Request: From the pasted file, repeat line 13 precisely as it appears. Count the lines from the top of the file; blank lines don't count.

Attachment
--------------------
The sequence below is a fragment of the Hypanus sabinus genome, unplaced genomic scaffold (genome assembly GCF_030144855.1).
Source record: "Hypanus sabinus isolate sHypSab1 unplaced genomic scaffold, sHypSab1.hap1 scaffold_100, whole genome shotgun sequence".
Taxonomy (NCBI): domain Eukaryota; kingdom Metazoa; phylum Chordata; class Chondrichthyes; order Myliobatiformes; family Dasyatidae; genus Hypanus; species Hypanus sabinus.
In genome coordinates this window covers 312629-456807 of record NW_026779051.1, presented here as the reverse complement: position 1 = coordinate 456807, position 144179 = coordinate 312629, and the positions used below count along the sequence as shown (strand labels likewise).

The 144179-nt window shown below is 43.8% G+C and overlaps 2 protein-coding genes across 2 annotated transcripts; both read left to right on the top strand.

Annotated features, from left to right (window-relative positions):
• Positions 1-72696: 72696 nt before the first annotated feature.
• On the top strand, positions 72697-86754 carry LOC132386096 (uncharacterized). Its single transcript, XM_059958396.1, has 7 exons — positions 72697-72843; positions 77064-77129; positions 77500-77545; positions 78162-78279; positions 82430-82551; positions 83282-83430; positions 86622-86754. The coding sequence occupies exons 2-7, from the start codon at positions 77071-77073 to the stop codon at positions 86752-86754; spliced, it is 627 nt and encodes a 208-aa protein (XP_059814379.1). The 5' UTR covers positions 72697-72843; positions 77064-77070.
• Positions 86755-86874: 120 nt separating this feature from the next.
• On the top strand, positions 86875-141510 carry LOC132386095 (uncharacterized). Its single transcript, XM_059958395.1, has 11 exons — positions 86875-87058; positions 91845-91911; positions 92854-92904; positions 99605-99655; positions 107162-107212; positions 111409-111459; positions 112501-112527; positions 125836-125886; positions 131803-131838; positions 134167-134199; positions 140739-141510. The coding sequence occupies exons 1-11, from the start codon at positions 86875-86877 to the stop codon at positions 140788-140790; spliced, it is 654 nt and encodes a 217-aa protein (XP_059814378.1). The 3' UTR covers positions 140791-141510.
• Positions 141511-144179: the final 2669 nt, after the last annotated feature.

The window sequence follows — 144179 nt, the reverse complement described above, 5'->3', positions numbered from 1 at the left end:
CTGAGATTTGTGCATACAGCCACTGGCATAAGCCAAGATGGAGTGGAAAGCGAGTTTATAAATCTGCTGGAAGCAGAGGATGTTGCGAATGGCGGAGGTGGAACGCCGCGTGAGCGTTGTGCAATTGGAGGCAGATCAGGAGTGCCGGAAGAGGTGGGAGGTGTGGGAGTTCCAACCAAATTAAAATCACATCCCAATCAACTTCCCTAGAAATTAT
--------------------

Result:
CTGAGATTTGTGCATACAGCCACTGGCATAAGCCAAGATGGAGTGGAAAGCGAGTTTATAAATCTGCTGGAAGCAGAGGATGTTGCGAATGGCGGAGGTGGAACGCCGCGTGAGCGTTGTGCAATTGGAGGCAGATCAGGAGTGCCGGAAGAGGTGGGAGGTGTGGGAGTTCCAACCAAATTAAAATCACATCCCAATCAACTTCCCTAGAAATTAT